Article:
Times really are that bad; anyone out here in Greater Minnesota will tell you that. We need to have our basic needs covered, and after 30 years of Reaganomics have bled us dry in the small towns and rural areas, we’re ready to try something else. At the end of the day it comes down to securing basic needs for people, which is how a 74-year-old Jewish Socialist from Vermont ended up winning double the votes in Minnesota. When you reach a certain point, you stop caring about what your neighbor is choosing to do in their life, and focus instead on how to save your own. That’s what we need to promise people. That’s how we can win.

Throwing Your Money At The Problem

Those of us on the left often get accused of being “tax and spend” types who just “throw money at the problem,” but the more I dig into the policy of the last 30-40 years, the more something starts to appear to me.

We are throwing money at the problem. Only problem is, it’s the money we can least afford to throw. It’s your money being thrown at the problems of sluggish economic growth, colossal debt, and that pesky problem of low unemployment and low inflation running hand in hand.

Our money gets thrown at the problem by way of massive tax cuts and loopholes for the oligarchy, in the hopes that giving yet more money to the unfathomably rich will somehow make it trickle down when that hasn’t worked for decades.

Our money gets thrown at the problem by way of telling us to take out more and more debt: for a home, for school, for a car, maybe even just to survive with predatory payday loans, and for what? So the same massive companies up top can keep afloat on our borrowed money and their borrowed time.

Our money gets thrown at the problem by repeatedly cutting programs that benefit the vast majority of Americans, like healthcare, national parks, and public schools, television, radio. For some reason it’s considered okay to keep cutting those programs, but never okay to ask a billionaire to chip in an extra three percent.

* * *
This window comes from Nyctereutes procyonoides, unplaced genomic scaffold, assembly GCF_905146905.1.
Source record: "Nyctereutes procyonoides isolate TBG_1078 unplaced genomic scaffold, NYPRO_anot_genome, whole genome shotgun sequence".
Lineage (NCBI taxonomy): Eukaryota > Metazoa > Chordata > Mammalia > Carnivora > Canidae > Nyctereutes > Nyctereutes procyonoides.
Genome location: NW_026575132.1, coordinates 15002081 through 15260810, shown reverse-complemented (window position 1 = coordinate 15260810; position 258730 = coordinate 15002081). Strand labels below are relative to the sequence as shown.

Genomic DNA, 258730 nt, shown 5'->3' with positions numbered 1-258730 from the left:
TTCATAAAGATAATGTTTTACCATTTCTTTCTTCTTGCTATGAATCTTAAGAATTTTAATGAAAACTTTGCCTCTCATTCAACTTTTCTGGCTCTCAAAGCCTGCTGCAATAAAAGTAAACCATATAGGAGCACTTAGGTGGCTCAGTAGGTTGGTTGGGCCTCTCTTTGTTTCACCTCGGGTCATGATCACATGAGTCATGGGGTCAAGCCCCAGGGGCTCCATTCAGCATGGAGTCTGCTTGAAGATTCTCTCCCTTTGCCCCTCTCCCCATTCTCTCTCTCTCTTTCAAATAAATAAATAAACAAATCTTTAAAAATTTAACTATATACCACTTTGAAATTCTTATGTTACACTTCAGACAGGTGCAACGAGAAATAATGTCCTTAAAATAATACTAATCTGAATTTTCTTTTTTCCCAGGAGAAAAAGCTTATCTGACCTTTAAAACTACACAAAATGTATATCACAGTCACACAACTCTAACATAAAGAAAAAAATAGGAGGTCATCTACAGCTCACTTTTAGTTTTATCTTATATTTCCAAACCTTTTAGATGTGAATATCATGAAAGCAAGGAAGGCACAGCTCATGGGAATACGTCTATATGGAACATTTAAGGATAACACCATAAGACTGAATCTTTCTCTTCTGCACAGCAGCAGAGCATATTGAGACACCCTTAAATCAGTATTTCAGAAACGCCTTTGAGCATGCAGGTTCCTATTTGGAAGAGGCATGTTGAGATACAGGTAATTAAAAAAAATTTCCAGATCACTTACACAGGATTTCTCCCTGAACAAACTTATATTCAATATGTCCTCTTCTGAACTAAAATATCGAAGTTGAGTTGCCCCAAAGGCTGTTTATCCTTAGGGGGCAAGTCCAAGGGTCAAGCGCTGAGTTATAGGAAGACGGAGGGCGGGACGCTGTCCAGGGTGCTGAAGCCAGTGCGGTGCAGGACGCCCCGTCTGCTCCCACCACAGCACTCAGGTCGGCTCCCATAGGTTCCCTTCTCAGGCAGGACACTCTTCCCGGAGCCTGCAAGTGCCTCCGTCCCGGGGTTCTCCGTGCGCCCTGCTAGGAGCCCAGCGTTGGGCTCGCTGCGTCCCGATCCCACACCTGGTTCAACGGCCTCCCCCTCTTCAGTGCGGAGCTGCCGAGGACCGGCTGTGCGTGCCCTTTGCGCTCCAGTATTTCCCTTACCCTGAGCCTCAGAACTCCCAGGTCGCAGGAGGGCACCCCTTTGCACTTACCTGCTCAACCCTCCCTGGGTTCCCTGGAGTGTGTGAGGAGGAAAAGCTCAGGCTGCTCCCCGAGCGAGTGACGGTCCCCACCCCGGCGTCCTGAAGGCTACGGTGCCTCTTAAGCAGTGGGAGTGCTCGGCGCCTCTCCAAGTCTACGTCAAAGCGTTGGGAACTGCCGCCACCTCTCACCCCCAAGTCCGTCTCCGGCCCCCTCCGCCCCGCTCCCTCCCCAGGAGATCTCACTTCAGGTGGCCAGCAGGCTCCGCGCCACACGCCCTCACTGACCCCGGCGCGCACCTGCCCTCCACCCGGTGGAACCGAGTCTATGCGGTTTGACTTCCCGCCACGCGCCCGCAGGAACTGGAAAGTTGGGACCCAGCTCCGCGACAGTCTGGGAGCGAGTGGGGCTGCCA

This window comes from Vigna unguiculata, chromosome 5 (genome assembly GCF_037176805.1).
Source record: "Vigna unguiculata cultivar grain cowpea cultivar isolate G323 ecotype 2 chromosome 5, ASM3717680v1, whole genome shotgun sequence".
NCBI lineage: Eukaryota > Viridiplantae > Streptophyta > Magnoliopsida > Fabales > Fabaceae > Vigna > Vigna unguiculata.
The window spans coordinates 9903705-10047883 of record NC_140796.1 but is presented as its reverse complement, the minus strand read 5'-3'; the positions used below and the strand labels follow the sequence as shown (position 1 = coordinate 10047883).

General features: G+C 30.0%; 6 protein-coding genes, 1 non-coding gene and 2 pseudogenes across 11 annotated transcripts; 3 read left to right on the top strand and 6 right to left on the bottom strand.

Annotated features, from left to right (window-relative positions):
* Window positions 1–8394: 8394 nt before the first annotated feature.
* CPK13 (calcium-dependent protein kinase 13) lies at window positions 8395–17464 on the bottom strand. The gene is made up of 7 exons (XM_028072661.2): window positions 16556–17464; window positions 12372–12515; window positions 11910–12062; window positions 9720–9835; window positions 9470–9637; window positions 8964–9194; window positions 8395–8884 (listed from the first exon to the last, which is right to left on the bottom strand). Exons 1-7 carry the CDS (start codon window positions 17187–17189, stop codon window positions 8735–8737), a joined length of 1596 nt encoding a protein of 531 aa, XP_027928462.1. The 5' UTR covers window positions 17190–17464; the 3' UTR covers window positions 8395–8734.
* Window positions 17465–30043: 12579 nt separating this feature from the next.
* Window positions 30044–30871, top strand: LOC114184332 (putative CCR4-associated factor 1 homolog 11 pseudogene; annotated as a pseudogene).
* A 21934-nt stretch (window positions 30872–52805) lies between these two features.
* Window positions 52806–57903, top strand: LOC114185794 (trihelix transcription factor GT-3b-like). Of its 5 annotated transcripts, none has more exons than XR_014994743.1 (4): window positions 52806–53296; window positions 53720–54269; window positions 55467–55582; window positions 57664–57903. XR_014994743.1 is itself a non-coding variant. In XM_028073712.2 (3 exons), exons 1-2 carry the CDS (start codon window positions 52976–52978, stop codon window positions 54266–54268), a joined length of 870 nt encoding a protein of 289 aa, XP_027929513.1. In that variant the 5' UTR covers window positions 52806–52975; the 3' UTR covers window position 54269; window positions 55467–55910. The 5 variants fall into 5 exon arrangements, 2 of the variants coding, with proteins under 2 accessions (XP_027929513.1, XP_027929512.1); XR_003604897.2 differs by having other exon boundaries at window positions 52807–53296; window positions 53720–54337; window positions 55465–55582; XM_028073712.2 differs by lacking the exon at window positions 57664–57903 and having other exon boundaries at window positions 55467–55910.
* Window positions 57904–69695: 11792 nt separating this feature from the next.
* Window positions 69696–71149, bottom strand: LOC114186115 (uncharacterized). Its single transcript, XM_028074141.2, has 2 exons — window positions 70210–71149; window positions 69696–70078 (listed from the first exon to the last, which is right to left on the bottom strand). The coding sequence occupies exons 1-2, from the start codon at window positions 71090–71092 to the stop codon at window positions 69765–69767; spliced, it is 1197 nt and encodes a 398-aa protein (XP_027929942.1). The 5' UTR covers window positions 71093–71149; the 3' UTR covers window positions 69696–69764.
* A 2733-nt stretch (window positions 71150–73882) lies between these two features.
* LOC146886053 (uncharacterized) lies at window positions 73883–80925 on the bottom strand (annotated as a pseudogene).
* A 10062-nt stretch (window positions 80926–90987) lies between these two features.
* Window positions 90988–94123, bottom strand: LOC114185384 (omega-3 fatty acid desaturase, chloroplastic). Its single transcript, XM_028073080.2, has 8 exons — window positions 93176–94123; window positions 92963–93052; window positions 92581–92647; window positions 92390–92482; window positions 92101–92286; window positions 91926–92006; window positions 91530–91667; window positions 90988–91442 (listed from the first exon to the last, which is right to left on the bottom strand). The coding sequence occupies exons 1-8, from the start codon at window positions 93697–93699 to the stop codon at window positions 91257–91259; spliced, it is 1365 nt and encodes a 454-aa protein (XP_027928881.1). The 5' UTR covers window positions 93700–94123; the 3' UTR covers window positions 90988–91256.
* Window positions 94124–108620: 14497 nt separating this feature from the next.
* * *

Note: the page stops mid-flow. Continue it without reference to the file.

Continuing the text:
So I’ll give some when people complain about “throwing money at the problem,” as long as the other side is willing to give that just as much, if not more, money is being thrown out of the common coffers and into the pockets of the obscenely rich, who proceed to do nothing other than hoard, manipulate, and further increase their own wealth. We were told 30 years ago that investing in the wealthy would pay dividends, and we’re poorer than ever. When can we ask for our money back?


Hillary Clinton: Millennial

In a recent interview, Hillary Clinton said the following:

“…I was a Senator from New York. I knew these people and I knew what they did for the economy and I knew what they did to the economy. And I think that speaking to them, raising questions — which I did in 2008 and 2009 — you know, people have no reason to know this, but in the 2008 campaign before the Iowa caucus, I actually ran an ad about the looming mortgage crisis. So I have to say, Walt, I never thought that anybody would throw out my entire career of standing up and speaking out and voting against and voting in favor of what I thought are good policies, because I made a couple of speeches.”